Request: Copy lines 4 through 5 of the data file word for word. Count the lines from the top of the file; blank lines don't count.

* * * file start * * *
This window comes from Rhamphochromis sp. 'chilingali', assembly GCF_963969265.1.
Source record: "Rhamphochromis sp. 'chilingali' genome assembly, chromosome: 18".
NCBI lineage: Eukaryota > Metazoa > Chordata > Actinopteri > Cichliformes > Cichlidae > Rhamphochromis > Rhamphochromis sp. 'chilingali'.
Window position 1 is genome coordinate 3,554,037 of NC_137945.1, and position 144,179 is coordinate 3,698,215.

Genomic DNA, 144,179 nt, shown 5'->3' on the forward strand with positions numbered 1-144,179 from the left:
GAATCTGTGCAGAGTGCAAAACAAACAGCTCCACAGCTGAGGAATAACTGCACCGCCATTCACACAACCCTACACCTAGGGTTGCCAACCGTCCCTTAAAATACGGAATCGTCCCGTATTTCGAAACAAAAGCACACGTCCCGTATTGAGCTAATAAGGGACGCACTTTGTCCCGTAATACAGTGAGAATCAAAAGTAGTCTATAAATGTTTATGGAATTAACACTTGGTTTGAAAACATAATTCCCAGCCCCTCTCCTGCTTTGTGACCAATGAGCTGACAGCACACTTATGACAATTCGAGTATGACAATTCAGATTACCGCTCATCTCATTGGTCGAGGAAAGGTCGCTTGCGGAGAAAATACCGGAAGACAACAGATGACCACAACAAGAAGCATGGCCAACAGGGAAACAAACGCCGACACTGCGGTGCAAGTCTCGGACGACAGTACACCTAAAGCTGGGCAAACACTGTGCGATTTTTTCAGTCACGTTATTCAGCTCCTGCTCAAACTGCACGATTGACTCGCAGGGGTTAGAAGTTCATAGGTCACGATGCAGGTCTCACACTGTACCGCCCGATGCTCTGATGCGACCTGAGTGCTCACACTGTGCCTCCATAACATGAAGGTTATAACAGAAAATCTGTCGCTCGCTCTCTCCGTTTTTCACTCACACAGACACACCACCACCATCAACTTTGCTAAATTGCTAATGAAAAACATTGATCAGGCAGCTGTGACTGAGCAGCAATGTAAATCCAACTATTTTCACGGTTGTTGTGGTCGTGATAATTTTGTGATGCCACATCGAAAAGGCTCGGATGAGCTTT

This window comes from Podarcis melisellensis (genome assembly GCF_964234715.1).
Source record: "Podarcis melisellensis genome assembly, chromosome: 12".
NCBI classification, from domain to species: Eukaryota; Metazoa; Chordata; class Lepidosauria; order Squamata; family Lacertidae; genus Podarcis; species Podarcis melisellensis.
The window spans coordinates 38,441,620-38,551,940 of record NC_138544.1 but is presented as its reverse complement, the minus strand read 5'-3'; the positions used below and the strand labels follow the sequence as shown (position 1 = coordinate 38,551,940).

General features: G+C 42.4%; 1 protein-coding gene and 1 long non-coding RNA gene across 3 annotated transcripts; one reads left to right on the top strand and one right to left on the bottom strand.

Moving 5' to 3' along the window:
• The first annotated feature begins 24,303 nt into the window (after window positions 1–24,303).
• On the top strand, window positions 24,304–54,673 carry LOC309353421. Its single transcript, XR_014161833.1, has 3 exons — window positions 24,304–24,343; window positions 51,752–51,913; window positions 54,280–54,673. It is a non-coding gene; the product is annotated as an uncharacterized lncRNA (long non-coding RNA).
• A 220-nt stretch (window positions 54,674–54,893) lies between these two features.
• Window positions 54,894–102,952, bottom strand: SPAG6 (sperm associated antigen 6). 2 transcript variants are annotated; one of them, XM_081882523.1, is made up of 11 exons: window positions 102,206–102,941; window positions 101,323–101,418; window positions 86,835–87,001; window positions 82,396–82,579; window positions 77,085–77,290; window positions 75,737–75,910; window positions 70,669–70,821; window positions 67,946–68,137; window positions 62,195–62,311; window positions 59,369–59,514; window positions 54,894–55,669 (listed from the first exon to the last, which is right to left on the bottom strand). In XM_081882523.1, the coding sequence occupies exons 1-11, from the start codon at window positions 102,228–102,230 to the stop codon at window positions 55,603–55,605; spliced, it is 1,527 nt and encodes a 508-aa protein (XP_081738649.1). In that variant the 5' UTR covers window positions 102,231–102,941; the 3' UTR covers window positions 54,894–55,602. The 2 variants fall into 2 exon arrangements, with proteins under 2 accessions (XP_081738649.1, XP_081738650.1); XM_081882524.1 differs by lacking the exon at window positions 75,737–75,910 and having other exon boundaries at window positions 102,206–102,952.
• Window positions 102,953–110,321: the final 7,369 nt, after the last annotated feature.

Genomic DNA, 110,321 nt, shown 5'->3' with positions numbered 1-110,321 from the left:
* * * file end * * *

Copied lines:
Window position 1 is genome coordinate 3,554,037 of NC_137945.1, and position 144,179 is coordinate 3,698,215.

Genomic DNA, 144,179 nt, shown 5'->3' on the forward strand with positions numbered 1-144,179 from the left: